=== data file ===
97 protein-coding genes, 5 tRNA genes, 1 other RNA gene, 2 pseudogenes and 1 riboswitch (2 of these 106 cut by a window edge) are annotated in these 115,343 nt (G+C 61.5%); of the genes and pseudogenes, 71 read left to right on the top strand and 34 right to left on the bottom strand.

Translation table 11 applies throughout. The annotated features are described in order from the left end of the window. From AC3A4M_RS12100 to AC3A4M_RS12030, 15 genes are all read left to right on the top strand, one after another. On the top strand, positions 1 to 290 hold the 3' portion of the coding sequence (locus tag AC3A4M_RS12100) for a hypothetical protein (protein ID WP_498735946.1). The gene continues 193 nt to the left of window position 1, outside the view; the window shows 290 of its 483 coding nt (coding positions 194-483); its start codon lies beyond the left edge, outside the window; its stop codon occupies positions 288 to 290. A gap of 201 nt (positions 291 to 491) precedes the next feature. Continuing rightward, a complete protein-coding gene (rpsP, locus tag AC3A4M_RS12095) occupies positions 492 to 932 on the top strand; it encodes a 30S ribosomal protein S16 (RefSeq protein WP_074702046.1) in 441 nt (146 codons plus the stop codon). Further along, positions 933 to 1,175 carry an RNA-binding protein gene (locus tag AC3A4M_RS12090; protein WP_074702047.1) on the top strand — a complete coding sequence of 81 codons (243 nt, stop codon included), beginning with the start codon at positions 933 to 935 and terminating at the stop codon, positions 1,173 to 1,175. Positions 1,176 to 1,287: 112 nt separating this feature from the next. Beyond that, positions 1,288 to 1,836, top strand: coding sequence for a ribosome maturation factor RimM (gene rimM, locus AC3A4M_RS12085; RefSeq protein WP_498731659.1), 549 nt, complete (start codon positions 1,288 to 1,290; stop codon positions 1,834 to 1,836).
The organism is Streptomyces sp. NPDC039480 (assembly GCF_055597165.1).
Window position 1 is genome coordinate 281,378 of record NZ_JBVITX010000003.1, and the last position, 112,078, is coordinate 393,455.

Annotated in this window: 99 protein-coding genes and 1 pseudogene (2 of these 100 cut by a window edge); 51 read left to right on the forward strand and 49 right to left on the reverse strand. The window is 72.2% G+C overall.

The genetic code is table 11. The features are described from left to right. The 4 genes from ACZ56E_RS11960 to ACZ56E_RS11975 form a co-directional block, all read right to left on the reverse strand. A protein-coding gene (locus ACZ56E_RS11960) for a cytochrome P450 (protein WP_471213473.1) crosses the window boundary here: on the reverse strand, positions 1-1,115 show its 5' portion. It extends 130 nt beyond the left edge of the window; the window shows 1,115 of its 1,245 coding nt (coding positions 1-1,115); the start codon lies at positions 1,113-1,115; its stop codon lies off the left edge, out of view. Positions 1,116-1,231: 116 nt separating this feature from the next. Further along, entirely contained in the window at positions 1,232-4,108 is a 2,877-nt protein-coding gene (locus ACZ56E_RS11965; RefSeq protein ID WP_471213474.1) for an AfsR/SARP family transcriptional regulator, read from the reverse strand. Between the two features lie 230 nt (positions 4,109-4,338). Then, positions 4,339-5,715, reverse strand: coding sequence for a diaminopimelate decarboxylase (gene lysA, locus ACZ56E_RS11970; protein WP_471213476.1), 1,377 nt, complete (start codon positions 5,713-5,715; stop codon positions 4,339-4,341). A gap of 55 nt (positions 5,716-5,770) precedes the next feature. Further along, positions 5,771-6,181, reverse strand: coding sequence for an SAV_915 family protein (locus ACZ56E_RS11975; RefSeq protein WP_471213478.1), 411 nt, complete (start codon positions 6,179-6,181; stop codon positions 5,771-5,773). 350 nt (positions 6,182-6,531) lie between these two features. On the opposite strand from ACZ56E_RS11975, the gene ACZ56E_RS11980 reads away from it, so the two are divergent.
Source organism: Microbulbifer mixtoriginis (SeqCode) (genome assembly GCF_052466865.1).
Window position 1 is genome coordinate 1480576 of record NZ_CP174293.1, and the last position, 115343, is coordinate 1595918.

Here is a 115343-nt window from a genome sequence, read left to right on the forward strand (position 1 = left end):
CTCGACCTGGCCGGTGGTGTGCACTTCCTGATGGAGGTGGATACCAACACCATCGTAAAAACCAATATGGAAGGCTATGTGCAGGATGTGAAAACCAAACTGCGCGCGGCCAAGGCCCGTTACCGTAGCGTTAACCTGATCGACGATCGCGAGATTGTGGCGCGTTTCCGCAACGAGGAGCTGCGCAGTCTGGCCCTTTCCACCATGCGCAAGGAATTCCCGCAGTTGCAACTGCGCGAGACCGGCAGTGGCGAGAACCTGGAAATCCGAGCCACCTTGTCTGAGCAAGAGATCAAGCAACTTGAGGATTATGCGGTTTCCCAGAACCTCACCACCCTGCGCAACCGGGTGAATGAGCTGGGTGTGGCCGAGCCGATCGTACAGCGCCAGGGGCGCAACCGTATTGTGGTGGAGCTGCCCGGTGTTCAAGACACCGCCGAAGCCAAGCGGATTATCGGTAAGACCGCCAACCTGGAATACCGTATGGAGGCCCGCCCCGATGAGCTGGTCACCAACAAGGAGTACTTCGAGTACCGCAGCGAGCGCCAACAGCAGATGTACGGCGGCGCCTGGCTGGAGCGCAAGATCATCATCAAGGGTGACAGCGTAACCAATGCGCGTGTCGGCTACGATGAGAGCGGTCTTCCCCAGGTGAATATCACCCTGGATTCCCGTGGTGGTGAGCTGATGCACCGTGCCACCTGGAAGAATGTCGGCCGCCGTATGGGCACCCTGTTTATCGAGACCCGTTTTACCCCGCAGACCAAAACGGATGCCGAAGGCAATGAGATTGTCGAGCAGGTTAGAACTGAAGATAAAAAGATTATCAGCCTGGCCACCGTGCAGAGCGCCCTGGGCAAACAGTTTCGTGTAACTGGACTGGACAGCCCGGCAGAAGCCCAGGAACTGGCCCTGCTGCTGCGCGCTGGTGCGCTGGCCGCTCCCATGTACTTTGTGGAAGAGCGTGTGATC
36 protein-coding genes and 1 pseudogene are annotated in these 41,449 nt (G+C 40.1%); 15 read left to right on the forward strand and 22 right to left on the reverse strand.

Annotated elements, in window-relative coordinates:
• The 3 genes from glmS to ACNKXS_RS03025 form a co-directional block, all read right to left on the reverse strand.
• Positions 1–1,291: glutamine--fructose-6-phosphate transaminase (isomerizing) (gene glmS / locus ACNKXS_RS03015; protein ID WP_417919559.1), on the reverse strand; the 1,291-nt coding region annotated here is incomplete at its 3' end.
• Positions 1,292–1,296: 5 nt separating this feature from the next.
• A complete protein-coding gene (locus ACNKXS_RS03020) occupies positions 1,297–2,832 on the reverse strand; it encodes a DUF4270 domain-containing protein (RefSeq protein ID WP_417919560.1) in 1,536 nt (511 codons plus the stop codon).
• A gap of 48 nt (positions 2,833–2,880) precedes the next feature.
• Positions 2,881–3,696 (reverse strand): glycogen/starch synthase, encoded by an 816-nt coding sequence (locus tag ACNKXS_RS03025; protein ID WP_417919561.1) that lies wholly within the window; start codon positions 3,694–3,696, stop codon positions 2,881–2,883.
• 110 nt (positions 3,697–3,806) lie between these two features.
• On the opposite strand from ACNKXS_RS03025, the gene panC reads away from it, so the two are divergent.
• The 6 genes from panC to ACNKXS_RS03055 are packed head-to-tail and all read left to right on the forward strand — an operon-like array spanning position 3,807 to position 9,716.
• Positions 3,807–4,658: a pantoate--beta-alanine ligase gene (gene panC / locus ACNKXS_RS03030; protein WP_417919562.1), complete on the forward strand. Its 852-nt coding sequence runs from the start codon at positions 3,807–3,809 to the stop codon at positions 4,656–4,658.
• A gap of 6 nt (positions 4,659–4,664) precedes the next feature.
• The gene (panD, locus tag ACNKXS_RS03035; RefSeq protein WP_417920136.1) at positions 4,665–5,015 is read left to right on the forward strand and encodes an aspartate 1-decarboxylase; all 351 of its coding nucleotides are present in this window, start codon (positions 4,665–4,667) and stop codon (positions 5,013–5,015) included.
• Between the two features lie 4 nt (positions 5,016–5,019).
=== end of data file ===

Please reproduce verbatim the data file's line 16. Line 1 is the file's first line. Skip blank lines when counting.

• A complete protein-coding gene (locus ACNKXS_RS03020) occupies positions 1,297–2,832 on the reverse strand; it encodes a DUF4270 domain-containing protein (RefSeq protein ID WP_417919560.1) in 1,536 nt (511 codons plus the stop codon).